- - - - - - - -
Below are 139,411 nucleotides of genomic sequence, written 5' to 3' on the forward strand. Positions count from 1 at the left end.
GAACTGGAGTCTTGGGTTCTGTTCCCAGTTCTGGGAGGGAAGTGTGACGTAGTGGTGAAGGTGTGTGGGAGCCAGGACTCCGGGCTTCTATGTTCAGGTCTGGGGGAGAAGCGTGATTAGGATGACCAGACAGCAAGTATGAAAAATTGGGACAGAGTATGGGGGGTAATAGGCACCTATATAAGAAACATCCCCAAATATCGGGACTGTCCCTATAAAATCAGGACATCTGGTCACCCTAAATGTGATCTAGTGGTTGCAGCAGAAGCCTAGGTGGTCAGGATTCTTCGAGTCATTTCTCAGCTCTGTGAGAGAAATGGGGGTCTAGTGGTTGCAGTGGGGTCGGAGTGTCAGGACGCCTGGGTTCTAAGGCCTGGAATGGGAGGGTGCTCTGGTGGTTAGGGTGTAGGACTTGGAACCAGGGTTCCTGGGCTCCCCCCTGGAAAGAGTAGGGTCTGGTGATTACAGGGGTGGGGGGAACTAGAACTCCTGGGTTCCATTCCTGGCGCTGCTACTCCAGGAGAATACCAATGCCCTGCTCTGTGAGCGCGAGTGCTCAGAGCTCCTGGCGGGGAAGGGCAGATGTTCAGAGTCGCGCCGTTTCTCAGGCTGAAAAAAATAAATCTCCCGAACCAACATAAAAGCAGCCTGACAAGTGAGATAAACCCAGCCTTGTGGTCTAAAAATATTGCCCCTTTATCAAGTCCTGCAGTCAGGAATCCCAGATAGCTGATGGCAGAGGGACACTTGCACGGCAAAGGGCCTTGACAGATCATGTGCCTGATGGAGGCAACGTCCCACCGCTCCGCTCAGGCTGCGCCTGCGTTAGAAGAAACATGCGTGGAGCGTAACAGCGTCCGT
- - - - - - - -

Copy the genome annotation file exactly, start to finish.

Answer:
Below are 139,411 nucleotides of genomic sequence, written 5' to 3' on the forward strand. Positions count from 1 at the left end.
GAACTGGAGTCTTGGGTTCTGTTCCCAGTTCTGGGAGGGAAGTGTGACGTAGTGGTGAAGGTGTGTGGGAGCCAGGACTCCGGGCTTCTATGTTCAGGTCTGGGGGAGAAGCGTGATTAGGATGACCAGACAGCAAGTATGAAAAATTGGGACAGAGTATGGGGGGTAATAGGCACCTATATAAGAAACATCCCCAAATATCGGGACTGTCCCTATAAAATCAGGACATCTGGTCACCCTAAATGTGATCTAGTGGTTGCAGCAGAAGCCTAGGTGGTCAGGATTCTTCGAGTCATTTCTCAGCTCTGTGAGAGAAATGGGGGTCTAGTGGTTGCAGTGGGGTCGGAGTGTCAGGACGCCTGGGTTCTAAGGCCTGGAATGGGAGGGTGCTCTGGTGGTTAGGGTGTAGGACTTGGAACCAGGGTTCCTGGGCTCCCCCCTGGAAAGAGTAGGGTCTGGTGATTACAGGGGTGGGGGGAACTAGAACTCCTGGGTTCCATTCCTGGCGCTGCTACTCCAGGAGAATACCAATGCCCTGCTCTGTGAGCGCGAGTGCTCAGAGCTCCTGGCGGGGAAGGGCAGATGTTCAGAGTCGCGCCGTTTCTCAGGCTGAAAAAAATAAATCTCCCGAACCAACATAAAAGCAGCCTGACAAGTGAGATAAACCCAGCCTTGTGGTCTAAAAATATTGCCCCTTTATCAAGTCCTGCAGTCAGGAATCCCAGATAGCTGATGGCAGAGGGACACTTGCACGGCAAAGGGCCTTGACAGATCATGTGCCTGATGGAGGCAACGTCCCACCGCTCCGCTCAGGCTGCGCCTGCGTTAGAAGAAACATGCGTGGAGCGTAACAGCGTCCGT